Fabric and structure: 
  • If you are like Matt and like your shirts to be rather stiff, then 100% heavyweight cotton is the way to go.  The thickness and weight of the fabric determines how much starch the shirt will hold, and heavyweight 100% cotton shirts are the only shirts that can be heavily starched.  In addition, oxford weaves allow for heavier starching than finer pinpoints.       
  • If you are a hot-natured person, choose natural fibers like cotton and silk because they breathe well.  Keep in mind that silk is more difficult to care for than cotton, and of course, there is no starching with silk. 
  • Finally, when purchasing, check for quality.  Look for things like a symmetrical, straight collar; removable collar stays; a split yoke; neat, tight side stitching; cleanly finished button holes, tightly sewn buttons, and spare buttons; hand-sewn cuffs; patterns that match; and a small button at the sleeve placket.   
Caring for your perfect shirt:         
An array of dress shirts in order from darkest to lightest

  • Rotate your dress shirts regularly to reduce the amount of wear they receive.
  • Wash your dress shirt after each wearing to avoid perspiration and deodorant stains, cologne stains, ring around the collar, and overall dull looking shirts.
  • Keep in mind that heavy use of starch can impact the life of your shirts over time because the starch residue settles in the shirts, which eventually causes the threads to break and fray.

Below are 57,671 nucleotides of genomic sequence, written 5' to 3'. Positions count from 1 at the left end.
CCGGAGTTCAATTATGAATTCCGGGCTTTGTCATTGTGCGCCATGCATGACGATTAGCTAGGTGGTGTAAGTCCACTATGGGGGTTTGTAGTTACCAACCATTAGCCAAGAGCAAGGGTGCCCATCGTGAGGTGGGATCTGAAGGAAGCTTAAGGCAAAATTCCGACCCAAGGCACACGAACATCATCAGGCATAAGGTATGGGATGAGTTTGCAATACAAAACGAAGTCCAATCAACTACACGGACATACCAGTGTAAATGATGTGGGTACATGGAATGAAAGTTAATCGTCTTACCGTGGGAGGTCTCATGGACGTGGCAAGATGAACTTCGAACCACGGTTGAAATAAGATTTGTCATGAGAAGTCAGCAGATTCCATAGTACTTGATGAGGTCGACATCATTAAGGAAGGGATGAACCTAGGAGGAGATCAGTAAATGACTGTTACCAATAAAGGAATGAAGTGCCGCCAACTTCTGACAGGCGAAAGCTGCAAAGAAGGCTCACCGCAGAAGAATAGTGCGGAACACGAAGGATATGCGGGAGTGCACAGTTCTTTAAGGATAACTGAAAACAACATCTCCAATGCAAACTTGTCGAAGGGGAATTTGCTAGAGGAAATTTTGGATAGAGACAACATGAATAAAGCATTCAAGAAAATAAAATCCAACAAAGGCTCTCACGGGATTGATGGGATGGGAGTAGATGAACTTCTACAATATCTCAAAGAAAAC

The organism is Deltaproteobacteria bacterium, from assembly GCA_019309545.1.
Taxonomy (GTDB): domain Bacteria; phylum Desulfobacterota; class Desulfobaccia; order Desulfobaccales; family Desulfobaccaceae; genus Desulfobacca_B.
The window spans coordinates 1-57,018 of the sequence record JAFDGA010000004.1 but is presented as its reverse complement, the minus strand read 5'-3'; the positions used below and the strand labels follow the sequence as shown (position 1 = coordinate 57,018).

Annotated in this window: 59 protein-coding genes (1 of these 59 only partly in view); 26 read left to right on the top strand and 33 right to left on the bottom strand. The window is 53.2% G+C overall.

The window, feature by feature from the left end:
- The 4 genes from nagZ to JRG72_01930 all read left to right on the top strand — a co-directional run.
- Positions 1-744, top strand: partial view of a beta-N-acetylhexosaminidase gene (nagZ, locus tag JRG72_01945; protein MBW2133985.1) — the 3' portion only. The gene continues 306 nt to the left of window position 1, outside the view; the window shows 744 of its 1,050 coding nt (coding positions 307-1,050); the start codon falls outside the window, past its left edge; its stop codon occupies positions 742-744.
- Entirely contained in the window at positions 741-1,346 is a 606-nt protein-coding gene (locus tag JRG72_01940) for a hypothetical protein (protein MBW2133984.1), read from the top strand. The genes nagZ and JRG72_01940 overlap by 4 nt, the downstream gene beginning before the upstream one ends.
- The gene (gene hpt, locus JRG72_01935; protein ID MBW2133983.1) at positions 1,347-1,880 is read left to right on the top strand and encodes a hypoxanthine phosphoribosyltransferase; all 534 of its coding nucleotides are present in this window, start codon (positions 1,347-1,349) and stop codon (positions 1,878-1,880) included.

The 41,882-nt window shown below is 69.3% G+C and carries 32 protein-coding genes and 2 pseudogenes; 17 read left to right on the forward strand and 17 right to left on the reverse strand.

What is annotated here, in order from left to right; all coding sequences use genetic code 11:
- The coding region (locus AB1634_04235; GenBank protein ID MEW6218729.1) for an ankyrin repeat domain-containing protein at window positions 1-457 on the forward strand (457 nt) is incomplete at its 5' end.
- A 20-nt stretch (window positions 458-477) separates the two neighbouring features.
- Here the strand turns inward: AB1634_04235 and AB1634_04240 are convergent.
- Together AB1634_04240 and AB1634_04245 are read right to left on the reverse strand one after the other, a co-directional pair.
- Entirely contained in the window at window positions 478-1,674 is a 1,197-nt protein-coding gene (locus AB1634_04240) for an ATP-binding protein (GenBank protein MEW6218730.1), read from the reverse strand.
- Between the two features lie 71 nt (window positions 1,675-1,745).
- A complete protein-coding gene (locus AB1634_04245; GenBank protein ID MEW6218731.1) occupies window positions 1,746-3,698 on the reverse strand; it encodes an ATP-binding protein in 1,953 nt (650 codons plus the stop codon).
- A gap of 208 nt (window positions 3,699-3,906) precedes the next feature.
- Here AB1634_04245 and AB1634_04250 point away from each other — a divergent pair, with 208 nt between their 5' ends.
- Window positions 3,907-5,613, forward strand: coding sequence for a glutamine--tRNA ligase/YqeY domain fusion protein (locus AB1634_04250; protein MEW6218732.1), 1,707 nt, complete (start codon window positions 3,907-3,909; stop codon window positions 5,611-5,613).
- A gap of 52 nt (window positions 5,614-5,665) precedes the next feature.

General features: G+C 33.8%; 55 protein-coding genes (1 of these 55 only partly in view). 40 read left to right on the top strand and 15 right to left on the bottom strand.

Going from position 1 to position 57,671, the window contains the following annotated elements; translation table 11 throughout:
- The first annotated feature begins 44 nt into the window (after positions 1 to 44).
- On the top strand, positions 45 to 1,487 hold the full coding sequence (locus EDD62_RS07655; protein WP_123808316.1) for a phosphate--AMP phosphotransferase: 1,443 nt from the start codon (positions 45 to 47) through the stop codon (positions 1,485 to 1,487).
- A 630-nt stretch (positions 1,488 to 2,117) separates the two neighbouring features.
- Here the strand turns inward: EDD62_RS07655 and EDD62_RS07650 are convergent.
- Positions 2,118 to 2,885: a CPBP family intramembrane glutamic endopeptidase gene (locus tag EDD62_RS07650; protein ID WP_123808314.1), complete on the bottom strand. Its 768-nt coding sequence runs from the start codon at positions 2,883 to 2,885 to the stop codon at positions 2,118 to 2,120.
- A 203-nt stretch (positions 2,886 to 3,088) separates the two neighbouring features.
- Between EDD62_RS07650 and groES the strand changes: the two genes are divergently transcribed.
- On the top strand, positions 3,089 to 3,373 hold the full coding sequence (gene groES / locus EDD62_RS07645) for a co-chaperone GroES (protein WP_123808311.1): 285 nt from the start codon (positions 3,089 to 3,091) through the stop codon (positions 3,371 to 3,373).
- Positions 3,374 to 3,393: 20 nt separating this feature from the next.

• A beard or five o’clock shadow rubbing on the collar can reduce the life of your dress shirt.
  • Watches and jewelry can cause fraying, especially along the cuff area.
If you feel like your dress shirts need a bit of extra attention, just drop them off at any A Cleaner World location.  We’ll gladly give them the care and attention they deserve to look like new again.

Wednesday, September 13, 2017

Life Expectancy Guide for Household Textiles

A clean yellow and white bed with matching bedside lamps
The American National Standards Institute, Inc. approved the Fair Claims Guide for Consumer Textile Products. Not only does the standard provide guidelines for determining liability for claims adjustments for textile products, it also provides a life expectancy chart for household textiles.  Please keep in mind that these are general guidelines; the life expectancy can vary depending on the durability of the material, if the material is preshrunk or pretreated for stains, if the material is resistant to light fading, and how much care is provided to the item.